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Martin Churchill: A look at planned exit VCTs

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This month we take a look at the planned exit VCTs reaching the end of the five-year minimum holding period.

In tax year 2006/07 the initial tax relief for VCT investors was reduced to 30 per cent from 40 per cent and the minimum holding period was raised from three years to five years. This means we are starting to see the planned exit VCTs launched in tax year 2006/07 coming out of the minimum five year holding period, after which the VCT shares can be sold without any claw-back of the original 30 per cent income tax relief.

The past five years have proved a challenging time for the planned exit VCT investment model in a number of ways:

• Launching in tax year 2006/07 meant VCTs were investing at the peak of the market.

• Some VCTs held off investing but this meant investee companies then had less time to create potential growth.

• The drop in interest rates has impacted the return that could be made on cash held by the VCTs. The contribution from cash should have contributed to help pay for the VCT running costs of around 2.5 per cent to 3 per cent per annum.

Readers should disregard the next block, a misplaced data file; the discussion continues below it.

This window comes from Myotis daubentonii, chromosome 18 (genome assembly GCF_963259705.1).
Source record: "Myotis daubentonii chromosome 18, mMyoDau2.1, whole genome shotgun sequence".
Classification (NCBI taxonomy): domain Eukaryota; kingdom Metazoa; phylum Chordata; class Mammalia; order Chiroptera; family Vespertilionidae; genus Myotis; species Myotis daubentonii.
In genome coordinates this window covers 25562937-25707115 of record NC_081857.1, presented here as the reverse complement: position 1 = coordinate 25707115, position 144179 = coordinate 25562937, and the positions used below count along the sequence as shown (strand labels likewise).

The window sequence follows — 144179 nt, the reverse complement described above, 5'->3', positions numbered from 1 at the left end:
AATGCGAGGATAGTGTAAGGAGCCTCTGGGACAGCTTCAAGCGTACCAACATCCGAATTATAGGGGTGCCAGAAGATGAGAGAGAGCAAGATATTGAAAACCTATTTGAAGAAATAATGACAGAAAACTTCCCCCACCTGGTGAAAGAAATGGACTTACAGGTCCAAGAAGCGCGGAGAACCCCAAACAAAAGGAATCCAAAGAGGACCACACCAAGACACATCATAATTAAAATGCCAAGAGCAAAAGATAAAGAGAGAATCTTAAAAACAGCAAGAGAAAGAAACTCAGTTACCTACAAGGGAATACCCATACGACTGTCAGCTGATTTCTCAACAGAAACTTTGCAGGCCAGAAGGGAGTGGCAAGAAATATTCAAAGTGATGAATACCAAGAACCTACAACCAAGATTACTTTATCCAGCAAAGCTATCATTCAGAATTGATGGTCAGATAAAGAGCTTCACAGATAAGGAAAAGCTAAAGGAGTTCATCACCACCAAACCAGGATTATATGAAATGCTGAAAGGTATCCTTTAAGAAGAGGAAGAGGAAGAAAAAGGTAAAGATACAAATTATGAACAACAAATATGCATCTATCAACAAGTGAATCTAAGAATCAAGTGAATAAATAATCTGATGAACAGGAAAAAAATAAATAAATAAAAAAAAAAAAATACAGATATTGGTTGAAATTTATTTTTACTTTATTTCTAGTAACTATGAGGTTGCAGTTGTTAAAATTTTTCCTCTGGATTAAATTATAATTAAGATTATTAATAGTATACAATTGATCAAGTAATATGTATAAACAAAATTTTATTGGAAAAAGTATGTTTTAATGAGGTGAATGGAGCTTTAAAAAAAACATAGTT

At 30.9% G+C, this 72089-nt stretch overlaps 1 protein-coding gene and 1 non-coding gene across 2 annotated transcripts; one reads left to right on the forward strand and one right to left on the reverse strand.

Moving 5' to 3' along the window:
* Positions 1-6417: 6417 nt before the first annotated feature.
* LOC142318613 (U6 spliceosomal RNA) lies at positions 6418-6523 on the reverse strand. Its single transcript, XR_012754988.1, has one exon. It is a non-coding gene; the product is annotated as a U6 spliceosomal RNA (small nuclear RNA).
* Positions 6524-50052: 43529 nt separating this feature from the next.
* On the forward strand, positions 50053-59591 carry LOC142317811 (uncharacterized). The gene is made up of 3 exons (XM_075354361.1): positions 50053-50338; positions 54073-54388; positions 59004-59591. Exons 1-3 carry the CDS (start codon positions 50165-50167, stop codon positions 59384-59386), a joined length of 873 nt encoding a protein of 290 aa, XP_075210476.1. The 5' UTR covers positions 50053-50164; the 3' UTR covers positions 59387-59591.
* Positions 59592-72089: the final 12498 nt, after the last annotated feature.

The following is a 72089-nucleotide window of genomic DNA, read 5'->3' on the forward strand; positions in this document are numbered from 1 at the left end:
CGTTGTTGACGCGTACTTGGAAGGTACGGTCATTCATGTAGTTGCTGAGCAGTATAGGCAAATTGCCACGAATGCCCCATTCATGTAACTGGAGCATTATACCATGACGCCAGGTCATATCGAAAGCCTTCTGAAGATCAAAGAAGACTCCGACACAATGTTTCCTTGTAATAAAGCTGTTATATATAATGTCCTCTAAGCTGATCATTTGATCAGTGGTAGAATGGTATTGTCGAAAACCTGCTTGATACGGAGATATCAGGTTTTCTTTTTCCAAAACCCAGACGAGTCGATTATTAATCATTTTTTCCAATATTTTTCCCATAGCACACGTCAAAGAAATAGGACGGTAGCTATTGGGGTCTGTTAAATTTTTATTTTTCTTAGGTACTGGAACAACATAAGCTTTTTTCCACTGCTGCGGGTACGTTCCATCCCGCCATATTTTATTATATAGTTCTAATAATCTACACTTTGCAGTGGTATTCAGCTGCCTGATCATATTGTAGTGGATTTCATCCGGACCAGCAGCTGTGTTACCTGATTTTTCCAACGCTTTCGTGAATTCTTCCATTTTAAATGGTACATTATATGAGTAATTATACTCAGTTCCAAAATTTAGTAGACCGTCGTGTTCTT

• Some VCTs have had to take write-downs on investments.

• The drying up of bank finance means refinancing to convert VCT loans to cash has been virtually impossible and has not been helped in some situations by reductions in underlying asset values and lowering of lender loan to value ratios.

• Holdings in unquoted companies are taking longer to unwind.

The overall effect is that total returns are lower than anticipated and some VCTs will take longer to return cash to investors.

To help investors, Downing and Edge propose an Enhanced Share Buy-back scheme. An ESBB allows investors who can commit to being invested for a further five years to effectively swap out their current holding for new shares on which they can claim the upfront 30 per cent income tax relief. This is not an exit opportunity for investors.

In most cases shareholders should consider taking the ESBB. While it seems to commit the shareholder to a further five years invested in the VCT, this is not actually the case as it is always open to the shareholder to sell the shares and repay the tax relief.

Overall the results of the Planned Exit VCTs coming out of their five year holding period is that they are not too bad considering the difficult circumstances investors have faced over the past five years.

Martin Churchill is the editor of Tax Efficient Review

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